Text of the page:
Aurora flight Arctic tour draws crowds from around the world

A late-night flight to see the northern lights above Whitehorse had a special meaning for a B.C. family.

'You've gotta see the northern lights before you die,' says Ethan Matsuo, 13, during late-night Arctic flight

The Matsuo family from B.C. came on the trip, Ethan, 13, is having cancer treatments in Vancouver. (Meagan Deuling/CBC)

The faint, green light of the aurora borealis hangs in the sky as the plane cruises through the night at 36,000 feet.

Dozens of reporters and photographers fill the plane on a press tour showing off Yukon's celestial attraction. In the back, the Matsuo family huddles against the window, watching the lights dance in the night sky.

"I've always heard, you've gotta see the northern lights before you die," Ethan Matsuo said. "This is my chance, I guess."

Matsuo has leukemia. He's from Nanaimo, B.C., but has been living in Vancouver with his mom and dad since October.

The 13-year-old is in a six-month treatment program and was asked to go on the flight the day before it started. 

His doctors checked his blood levels and he was approved to go, so he flew up to the Yukon with his parents Kelly and Karm for the tour.

There's nothing better than seeing the aurora up close. (Submitted by Neil Zeller)
Ethan wished he brought his GoPro camera, to try to capture the experience. But the offer came so quickly, the family didn't have time to properly pack.

"We didn't think we'd have an opportunity to come to the Yukon to see the northern lights," said Kelly Matsuo, Ethan's dad.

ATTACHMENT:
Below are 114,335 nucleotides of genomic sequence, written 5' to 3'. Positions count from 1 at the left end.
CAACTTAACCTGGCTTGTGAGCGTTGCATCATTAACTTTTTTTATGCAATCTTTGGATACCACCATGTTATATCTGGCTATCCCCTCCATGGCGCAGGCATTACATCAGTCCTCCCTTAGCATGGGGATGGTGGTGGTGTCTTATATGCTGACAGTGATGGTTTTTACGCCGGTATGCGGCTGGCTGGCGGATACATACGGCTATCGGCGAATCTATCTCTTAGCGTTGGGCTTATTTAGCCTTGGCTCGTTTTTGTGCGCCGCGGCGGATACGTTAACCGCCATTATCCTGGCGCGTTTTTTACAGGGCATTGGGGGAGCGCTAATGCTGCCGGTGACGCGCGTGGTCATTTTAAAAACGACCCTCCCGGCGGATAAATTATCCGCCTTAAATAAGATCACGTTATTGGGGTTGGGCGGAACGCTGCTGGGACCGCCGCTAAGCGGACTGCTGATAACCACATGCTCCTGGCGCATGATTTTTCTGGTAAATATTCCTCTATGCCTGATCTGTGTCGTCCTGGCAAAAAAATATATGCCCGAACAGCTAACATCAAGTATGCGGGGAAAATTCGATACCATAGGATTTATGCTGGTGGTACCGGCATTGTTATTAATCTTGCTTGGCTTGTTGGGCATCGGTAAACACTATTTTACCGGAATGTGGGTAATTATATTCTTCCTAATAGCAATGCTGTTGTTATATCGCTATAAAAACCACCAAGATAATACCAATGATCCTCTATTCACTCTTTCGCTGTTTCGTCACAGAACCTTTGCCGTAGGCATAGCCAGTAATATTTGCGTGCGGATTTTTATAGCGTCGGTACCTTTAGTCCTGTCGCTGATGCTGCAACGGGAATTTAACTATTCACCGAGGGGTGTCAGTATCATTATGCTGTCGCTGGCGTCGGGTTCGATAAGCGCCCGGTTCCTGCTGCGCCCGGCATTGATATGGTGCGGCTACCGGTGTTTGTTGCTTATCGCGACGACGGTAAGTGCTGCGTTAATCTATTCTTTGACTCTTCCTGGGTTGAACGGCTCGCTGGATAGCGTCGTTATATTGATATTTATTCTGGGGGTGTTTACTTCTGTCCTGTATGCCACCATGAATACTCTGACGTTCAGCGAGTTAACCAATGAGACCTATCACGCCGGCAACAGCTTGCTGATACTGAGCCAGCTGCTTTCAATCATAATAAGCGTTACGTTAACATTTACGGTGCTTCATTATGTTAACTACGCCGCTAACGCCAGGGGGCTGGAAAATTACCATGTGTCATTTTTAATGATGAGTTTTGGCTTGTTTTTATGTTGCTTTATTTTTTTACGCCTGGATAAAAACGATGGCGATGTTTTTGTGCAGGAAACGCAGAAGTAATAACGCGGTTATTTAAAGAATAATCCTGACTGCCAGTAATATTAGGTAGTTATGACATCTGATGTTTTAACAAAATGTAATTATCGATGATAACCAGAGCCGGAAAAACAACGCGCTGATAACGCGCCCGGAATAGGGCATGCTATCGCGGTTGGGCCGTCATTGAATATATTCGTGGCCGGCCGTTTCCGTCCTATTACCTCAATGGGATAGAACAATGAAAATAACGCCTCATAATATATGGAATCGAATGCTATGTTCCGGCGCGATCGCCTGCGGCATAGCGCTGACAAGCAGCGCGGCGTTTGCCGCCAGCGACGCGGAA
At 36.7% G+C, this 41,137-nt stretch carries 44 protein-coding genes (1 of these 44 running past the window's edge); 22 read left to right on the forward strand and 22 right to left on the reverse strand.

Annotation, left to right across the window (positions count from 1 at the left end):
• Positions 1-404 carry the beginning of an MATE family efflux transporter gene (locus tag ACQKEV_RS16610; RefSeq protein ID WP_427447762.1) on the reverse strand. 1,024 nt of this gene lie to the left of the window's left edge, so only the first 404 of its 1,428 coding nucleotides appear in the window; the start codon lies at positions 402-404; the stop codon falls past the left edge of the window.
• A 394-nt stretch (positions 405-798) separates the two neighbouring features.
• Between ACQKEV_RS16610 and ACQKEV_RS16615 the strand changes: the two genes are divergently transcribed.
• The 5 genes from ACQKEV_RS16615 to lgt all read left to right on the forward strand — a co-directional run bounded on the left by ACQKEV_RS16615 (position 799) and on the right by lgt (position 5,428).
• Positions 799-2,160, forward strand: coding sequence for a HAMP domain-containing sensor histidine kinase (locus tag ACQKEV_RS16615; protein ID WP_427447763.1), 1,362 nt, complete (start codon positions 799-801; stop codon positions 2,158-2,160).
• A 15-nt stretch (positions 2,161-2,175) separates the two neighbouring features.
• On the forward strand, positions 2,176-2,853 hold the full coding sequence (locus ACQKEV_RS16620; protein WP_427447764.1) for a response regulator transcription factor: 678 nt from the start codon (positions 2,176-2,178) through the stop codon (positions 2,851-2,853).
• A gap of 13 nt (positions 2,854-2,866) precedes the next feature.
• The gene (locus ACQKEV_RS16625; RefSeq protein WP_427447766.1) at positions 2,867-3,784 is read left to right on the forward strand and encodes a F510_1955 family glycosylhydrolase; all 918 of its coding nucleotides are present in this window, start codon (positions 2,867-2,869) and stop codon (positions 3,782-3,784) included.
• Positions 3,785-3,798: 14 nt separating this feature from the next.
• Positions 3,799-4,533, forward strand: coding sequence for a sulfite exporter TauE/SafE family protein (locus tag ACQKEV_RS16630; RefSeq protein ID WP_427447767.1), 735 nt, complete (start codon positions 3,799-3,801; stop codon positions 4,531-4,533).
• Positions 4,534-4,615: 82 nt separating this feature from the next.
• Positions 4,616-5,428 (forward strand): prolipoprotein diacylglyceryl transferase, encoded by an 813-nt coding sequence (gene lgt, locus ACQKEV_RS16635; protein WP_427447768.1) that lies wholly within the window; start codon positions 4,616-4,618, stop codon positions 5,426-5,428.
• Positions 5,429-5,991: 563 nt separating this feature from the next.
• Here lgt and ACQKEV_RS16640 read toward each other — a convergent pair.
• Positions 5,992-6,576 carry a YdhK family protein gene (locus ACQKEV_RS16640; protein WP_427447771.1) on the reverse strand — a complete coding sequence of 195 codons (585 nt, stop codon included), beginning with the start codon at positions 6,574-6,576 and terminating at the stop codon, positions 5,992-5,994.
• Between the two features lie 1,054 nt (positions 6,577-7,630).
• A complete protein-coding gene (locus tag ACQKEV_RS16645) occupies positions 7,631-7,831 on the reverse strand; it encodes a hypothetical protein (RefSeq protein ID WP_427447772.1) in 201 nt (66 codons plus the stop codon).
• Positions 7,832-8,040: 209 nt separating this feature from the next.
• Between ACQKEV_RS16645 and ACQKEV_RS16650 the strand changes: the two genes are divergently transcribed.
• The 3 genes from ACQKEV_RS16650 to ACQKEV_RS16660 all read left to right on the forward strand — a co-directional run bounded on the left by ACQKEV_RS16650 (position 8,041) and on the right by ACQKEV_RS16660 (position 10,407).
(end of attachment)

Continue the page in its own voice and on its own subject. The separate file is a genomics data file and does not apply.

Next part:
The Matsuos are three of 90 people on this aurora tour. Air North partnered with the Royal Yukon Astronomical Society and the Yukon government to offer the late-night circuit through the sky.

After a reception at the Kwanlin Dün Cultural Centre in downtown Whitehorse, the flight took off from and landed at the Whitehorse airport.

Once the plane was in the air, the lights at the end of the wings went dark, for the best viewing. Nobody turned on their overhead light, they used the light from their cellphones to adjust camera settings.

Passengers board a bus in Whitehorse on their way to the aurora flight. (Meagan Deuling/CBC)
Rachelle Mackintosh pressed her camera to the window, blocking out extraneous light.

"I've never seen them like this," she said. "This is insane, you're kind of at eye level with them."

People crowded and pushed in the aisle. They squeezed into seats they weren't assigned to for a glimpse out the left side window, the side the lights were visible from.

"It's very chaotic, because it's a new experience," said Bruce Binder, a photographer who lives in Haines Junction, Yukon.

The wing lights were off and the aurora were visible during the flight above the Arctic. (Submitted by Neil Zeller)
He took turns sitting in the window seat. He often takes pictures of northern lights, he said, but never from a plane before, and he jumped at the chance. 

People crowded at the front of the plane for the chance to go in the cockpit. The Matsuo family kneeled inside.

Kelly Matsuo says it's always been a dream of his to see the northern lights.

"When Ethan was asked to do the northern lights I know that he was probably thinking of me, a little bit, too, knowing I had never seen it before."

With the trip over, people filed off the plane at 3:30 in the morning. They loaded into two buses and drove off into the night.